From the Confessions: The Defense of the Augsburg Confession
Concerning Confession and Satisfaction
Thirdly, indulgences remit these satisfactions, as taught in the chapter, “Penitence and Remission,” beginning with the words, “Since from this...” But indulgences do not free us from commands like, “Repent” and, “Bear fruit that befits repentance.” Therefore it is obvious that these passages of Scripture have been wickedly distorted to apply to canonical satisfactions.
Pulling It Together: If one may buy off the need for the satisfaction, what then really, is the point—that if we have enough money, we may buy God’s remission of temporal punishments? Even if that were true (and it is not), obeying God’s commands would still be required. So, all of these passages, such as Jesus’ own word: “repent,” have been twisted to maintain a religion that weakens the relationship with God. Weakened, because it dashes our hopes. If we have no hope in the Father to forgive, the Son to justify, and the Spirit to give life, then we certainly will have no hope in ourselves—in our good works and devotion. We know better. We know we are poor and wretched sinners. All hope is lost unless we take Christ at his word. “Whoever believes in him shall not perish, but have eternal life.”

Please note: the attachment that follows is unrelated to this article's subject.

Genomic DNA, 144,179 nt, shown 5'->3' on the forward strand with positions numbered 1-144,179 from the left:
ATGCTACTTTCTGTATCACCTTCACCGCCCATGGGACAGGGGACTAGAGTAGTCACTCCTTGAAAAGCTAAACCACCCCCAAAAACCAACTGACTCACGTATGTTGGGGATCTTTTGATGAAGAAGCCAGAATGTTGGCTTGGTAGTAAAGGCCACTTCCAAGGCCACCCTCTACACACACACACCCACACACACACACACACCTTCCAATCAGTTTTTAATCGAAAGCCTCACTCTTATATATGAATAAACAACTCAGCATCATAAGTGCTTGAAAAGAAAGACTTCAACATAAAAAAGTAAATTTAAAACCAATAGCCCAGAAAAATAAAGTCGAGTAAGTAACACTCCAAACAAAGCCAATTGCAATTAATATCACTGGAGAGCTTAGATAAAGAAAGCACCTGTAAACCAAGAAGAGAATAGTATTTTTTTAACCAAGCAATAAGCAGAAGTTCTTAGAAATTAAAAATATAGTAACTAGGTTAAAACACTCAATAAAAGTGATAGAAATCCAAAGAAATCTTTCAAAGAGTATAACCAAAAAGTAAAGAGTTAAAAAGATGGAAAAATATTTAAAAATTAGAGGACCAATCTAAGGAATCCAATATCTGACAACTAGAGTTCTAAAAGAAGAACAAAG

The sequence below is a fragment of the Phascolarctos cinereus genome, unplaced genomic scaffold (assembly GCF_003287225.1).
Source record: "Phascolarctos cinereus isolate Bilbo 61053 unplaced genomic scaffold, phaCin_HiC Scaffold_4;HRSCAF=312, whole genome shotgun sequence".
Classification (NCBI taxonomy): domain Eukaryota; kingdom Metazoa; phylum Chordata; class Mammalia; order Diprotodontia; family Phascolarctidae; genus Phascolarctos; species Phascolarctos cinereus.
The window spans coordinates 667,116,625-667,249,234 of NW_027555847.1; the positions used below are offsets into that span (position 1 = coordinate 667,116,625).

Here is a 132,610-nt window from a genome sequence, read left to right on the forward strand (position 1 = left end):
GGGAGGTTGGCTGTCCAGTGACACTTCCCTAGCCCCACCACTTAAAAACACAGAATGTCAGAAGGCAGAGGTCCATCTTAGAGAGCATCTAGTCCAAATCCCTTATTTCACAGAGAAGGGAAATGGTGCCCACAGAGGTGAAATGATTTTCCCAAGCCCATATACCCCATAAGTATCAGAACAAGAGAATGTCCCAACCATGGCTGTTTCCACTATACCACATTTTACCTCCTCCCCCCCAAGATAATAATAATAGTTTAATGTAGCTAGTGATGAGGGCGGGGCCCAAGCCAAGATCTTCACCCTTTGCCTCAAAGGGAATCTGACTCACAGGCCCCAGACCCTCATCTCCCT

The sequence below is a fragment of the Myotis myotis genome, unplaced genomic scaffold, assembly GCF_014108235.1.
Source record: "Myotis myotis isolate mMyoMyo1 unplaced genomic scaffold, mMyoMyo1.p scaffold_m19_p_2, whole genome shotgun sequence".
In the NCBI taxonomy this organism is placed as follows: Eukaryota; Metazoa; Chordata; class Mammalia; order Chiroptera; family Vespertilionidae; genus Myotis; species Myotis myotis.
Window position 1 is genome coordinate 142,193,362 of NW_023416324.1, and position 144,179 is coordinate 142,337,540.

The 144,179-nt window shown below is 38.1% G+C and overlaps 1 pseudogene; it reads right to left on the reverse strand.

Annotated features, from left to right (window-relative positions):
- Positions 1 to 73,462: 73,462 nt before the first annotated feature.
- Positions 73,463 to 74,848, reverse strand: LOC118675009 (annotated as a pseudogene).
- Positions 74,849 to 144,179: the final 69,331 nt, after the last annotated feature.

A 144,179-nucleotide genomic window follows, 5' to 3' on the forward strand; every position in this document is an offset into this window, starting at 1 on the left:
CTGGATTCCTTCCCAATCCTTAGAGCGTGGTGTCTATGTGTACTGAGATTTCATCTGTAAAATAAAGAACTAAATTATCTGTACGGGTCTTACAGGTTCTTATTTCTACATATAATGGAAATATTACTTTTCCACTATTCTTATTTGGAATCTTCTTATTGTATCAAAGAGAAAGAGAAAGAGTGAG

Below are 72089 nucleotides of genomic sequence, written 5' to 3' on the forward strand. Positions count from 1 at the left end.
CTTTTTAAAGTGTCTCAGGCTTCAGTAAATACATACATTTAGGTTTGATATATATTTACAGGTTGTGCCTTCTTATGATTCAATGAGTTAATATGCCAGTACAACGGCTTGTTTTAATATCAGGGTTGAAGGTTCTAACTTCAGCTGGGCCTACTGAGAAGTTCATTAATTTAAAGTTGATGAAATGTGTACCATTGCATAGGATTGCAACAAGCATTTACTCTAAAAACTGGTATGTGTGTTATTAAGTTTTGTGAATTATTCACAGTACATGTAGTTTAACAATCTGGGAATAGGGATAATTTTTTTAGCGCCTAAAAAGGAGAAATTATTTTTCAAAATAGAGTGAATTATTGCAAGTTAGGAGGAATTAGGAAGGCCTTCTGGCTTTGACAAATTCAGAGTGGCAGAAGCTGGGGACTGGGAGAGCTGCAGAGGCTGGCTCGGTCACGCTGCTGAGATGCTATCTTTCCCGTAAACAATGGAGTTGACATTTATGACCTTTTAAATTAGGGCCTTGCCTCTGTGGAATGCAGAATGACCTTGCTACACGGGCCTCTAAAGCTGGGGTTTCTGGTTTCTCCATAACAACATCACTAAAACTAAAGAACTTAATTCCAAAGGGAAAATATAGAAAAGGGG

Prayer: Help me to keep turning to your grace, Lord. Amen.
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Who is Jesus? An Introductory Bible Study
It is only in God’s Word that we find what God has to say about himself, and what he has chosen to reveal to us in Jesus Christ. This five-session study, written by the Rev. Roy Beutel, is meant to serve as an introduction to what the Bible says about Jesus Christ — who he is and what it means to trust in him as Savior and Lord. The study would work well for introducing people to Bible Study, for those new to the Christian faith, or for those who want a refresher on the basics of our faith in Christ.